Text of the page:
The Charlotte Museum of History, a 501(c)(3) organization, educates a broad public audience about the founding story of Charlotte and Mecklenburg County, in the context of national history. Our mission is to provide quality educational programming at the Hezekiah Alexander Home Site and to preserve the site for the education of present and future generations. The museum building is the location of three continuing exhibitions: Rock House Mysteries, Keeping Watch on Water, and Charlotte Neighborhoods. Hezekiah Alexander played a leadership role in Charlotte and Mecklenburg County during the years North Carolina was a British colony. He was elected by his peers to lead during the critical years of 1774 to 1776 when Committees of Safety served as the de facto government following the end of royal government. He was then elected to serve as a member of the North Carolina Fifth Provincial Congress that wrote North Carolina’s first constitution and bill of rights. Hezekiah Alexander is remembered as a signer of the Mecklenburg Declaration of Independence and the Mecklenburg Resolves. Our student orientation and tours of the historic home site discuss the three cultures that were present in colonial Charlotte/Mecklenburg County: the Catawba Indian Nation, European Immigrants, and African Americans. We discuss how these groups would have lived and interacted.
3500 Shamrock Drive, Charlotte, NC 28215
Science, technology, engineering, and math! These topics do not immediately come to mind when you think of history, but we think they should. Join the Charlotte Museum of History to see where all of our modern technologies came from and learn more about the people who created them. In this two and a half hour program, students will learn critical problem solving skills to better tackle difficult concepts and be encouraged to recognize the impact of early technological advancements on their lives today.
• Learn all about how Native Americans like the Catawba harnessed the natural environment to create strong materials and try your hand at making your own Native American inspired cordage.
• Visit the Spring House to explore early refrigeration before applying the scientific method to determine which body of water works best for each task you need to complete to live in the Carolina Backcountry.
• Help construct the Rock House to determine how early Americans engineered, constructed, and controlled the climate in their new homes… all without the use of electricity!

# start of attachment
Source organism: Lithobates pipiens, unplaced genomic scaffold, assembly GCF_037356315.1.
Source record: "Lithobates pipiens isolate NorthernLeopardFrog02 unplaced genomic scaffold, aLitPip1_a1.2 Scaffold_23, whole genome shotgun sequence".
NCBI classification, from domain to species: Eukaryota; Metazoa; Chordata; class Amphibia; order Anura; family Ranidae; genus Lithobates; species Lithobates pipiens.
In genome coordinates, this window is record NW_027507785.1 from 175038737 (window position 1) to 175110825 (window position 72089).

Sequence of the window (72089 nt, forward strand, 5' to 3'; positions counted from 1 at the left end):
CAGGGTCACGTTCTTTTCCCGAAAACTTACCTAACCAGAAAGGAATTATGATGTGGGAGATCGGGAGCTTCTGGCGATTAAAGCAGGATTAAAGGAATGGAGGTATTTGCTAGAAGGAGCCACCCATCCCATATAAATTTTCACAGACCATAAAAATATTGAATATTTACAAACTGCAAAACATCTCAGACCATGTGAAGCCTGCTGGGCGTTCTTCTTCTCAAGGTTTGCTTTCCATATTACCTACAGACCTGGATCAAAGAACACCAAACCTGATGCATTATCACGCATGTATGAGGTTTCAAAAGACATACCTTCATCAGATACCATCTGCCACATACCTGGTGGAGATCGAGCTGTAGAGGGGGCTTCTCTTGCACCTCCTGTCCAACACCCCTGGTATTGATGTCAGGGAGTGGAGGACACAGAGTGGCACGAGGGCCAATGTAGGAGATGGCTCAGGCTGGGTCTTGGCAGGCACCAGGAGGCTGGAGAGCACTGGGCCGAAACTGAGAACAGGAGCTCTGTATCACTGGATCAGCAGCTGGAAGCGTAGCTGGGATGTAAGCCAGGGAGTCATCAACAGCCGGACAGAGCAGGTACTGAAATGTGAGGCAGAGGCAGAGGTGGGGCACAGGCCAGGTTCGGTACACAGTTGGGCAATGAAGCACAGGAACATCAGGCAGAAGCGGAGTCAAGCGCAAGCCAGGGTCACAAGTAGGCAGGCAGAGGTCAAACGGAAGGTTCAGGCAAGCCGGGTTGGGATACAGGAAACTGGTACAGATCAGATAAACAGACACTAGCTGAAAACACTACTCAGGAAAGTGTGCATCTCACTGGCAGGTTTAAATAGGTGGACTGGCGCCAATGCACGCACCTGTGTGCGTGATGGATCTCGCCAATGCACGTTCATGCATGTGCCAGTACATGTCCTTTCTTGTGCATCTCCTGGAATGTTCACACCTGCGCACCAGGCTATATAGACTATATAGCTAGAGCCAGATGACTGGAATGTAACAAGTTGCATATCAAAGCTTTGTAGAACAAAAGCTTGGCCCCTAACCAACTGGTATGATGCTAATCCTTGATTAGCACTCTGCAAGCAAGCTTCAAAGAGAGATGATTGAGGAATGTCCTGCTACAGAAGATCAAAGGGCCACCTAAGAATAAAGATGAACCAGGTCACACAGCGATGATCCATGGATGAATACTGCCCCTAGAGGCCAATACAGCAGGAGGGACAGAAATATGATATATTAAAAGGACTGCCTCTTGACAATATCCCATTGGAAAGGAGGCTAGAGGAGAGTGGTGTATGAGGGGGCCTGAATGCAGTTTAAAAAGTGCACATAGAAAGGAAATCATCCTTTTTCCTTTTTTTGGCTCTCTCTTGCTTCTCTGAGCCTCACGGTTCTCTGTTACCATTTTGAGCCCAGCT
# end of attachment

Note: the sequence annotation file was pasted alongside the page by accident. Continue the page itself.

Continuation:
• Become a culinary chemist and learn how acids and bases were used to preserve food in Mrs. Alexander’s kitchen.
Tuesday – Friday
9:00am – 3:00pm
Charlotte Museum of History
$8 per student; $5 per adult
Integrate and evaluate content presented in diverse media and formats, including visually and quantitatively, as well as in words.
Students will explore multiple sources of information including historical documents, buildings, and objects as they develop a strong understanding of historical context and problem solving.
Prepare for and participate effectively in a range of conversations and collaborations with diverse partners, building on others’ ideas and expressing their own clearly and persuasively.
Students will be encouraged to think critically about the materials presented and respond effectively and collaboratively to the instructor’s prompted questions.
Integrate and evaluate information presented in diverse media and formats, including visually, quantitatively, and orally
Students will be presented with competing points of views and the multiple potential solutions encountered by historical actors as they are encourage to draw their own conclusions based on the evidence.
3.G.1 Understand the earth’s patterns by using the 5 themes of geography: (location, place, humanenvironment interaction, movement and regions).
Students will analyze the different ways early inhabitants of Mecklenburg County adapted to and changed their environment in order to meet their needs, paying particular attention to the available natural resources such as water, stone, and timber.
4.G.1 Understand how human, environmental and technological factors affect the growth and development of North Carolina.
Students will be confronted with numerous technological advancements including heat conservation, preservation of food sources, and the harnessing of various water sources before evaluating the effect these advancements had on settlement patterns and the growth of Mecklenburg County.
5.C.1 Understand how increased diversity resulted from migration, settlement patterns and economic development in the United States.
Students will compare and contrast the technologies of a variety of cultures present in the Carolina Backcountry during its early settlement, as well as explore the role of cultural exchange in the advancement of new technologies and innovations.
$100 cancelation fee
72 hours in advance